Good Christian? Bad Christian? It all depends on who’s doing the evaluating. The reaction to Jerry Falwell Jr.’s comments on encouraging students at Liberty University to be armed in case there is an ISIS attack at the school has led to a great deal of theological and political angst.
Brian D. McLaren, described as “one of the most influential Christian leaders in America and . . . recognized by Time Magazine as one of the 25 Most Influential Evangelicals in America in 2005” has written a long article condemning Falwell’s comments.
There have been others. Peter Enns has written a muddled article for the Boston Globe. I’m not sure if Enns is supporting the Bible or condemning it.
Jonathan Merritt, writing for The Atlantic, has also condemned Falwell’s comments. He at least uses the Bible to make his case but does so selectively.
McLaren’s long article about Falwell’s gun-arming message didn’t spend much time actually quoting the Bible and arguing for his opinion based on engagement with specific passages:
“For us, authentic Christianity is the loving, peaceful, just and generous way of life embodied in Jesus. It is characterized more by self-giving than self-defense, by pre-emptive peacemaking rather than pre-emptive violence.”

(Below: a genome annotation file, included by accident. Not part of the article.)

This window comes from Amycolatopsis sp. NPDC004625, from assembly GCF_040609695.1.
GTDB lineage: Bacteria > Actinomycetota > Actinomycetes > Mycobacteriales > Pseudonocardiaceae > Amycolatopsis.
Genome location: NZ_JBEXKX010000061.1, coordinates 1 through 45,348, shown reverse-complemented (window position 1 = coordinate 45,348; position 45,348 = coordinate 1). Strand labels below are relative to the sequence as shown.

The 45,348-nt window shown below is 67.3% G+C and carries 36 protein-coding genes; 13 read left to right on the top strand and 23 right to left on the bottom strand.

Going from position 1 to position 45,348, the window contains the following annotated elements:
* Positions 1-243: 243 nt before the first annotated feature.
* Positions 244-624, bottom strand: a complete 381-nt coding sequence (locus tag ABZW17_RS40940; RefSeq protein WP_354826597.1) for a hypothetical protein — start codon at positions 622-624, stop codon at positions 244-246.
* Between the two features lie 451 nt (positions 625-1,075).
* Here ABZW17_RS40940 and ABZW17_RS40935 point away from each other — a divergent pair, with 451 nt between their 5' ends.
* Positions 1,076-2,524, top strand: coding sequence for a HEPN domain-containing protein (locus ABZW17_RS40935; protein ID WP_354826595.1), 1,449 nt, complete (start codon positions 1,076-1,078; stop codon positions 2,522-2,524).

“Authentic Christianity” includes the whole Bible. Being loving, peaceful, just and generous, and self-giving do not nullify our responsibility to be prepared with a good “self-defense” strategy if we are ever confronted with a San Bernardino type situation. Being armed and willing to defend ourselves, our family, and our neighbors is not being unchristian or even unloving. Self-defense can go a long way to protect the innocent from people who are intent on murder for whatever reason.
How “self-giving” should Christians in Paris or San Bernardino have been when confronted with the worst kind of human evil? Would it have been more “self-giving” by dying at the hands of murderers or would it have been more loving to stop those who were pumping bullets into people?
McLaren’s article is devoid of any actual biblical argument…
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